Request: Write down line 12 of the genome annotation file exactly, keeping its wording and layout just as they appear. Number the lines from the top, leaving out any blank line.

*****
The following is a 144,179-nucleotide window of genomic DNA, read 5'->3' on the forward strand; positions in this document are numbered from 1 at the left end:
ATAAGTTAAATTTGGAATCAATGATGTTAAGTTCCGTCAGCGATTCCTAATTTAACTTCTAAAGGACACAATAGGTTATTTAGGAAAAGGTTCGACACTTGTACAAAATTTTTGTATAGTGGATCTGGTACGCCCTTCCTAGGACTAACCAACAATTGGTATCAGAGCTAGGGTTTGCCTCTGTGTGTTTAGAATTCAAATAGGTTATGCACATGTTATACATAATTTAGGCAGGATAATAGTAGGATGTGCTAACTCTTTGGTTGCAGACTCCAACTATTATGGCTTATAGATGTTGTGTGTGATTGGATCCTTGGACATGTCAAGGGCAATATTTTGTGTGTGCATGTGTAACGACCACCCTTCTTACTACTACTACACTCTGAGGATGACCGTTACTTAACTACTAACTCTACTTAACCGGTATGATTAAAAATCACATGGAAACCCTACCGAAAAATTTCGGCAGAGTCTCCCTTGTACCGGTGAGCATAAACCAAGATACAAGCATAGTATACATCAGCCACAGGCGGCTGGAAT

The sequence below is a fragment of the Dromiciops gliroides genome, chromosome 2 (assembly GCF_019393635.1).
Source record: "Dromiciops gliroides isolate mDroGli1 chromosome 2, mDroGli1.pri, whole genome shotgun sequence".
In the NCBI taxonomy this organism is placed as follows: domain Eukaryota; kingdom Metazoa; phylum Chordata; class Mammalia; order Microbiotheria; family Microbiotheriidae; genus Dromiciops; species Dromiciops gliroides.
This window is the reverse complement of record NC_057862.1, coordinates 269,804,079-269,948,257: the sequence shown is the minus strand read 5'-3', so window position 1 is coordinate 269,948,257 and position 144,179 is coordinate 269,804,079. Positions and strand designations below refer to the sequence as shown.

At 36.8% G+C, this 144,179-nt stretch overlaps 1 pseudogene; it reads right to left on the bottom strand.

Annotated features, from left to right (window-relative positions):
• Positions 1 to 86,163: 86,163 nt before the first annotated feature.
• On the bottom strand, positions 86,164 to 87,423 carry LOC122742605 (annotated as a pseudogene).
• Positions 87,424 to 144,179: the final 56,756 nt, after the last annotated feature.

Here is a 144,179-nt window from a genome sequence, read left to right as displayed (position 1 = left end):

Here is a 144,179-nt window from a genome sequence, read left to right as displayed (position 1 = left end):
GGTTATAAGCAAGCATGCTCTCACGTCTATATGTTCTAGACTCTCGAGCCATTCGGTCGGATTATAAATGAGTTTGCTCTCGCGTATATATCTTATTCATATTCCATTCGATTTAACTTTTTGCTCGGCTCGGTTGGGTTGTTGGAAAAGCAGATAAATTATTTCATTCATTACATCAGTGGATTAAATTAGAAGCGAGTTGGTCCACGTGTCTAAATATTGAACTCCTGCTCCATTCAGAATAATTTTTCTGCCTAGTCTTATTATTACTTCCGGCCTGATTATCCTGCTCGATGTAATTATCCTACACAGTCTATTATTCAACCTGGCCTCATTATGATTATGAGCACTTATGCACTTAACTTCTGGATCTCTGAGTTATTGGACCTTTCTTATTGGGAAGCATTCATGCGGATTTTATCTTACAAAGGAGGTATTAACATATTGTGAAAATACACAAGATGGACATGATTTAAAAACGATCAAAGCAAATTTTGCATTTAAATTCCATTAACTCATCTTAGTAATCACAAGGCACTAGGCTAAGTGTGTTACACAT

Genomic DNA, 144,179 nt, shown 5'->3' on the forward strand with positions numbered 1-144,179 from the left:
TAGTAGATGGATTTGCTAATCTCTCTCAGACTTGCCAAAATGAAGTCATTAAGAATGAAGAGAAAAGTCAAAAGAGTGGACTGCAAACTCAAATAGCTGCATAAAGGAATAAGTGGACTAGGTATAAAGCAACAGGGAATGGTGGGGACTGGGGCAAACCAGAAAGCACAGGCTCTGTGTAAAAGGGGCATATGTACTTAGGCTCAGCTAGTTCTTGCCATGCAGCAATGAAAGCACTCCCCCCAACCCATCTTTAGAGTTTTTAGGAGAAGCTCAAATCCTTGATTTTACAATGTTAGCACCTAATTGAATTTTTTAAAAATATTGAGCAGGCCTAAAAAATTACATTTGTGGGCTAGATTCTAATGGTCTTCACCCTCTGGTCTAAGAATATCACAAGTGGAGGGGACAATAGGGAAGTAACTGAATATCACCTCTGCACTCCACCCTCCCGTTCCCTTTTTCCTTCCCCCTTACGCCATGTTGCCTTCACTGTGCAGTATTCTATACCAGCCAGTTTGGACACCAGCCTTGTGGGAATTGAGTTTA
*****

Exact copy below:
Here is a 144,179-nt window from a genome sequence, read left to right as displayed (position 1 = left end):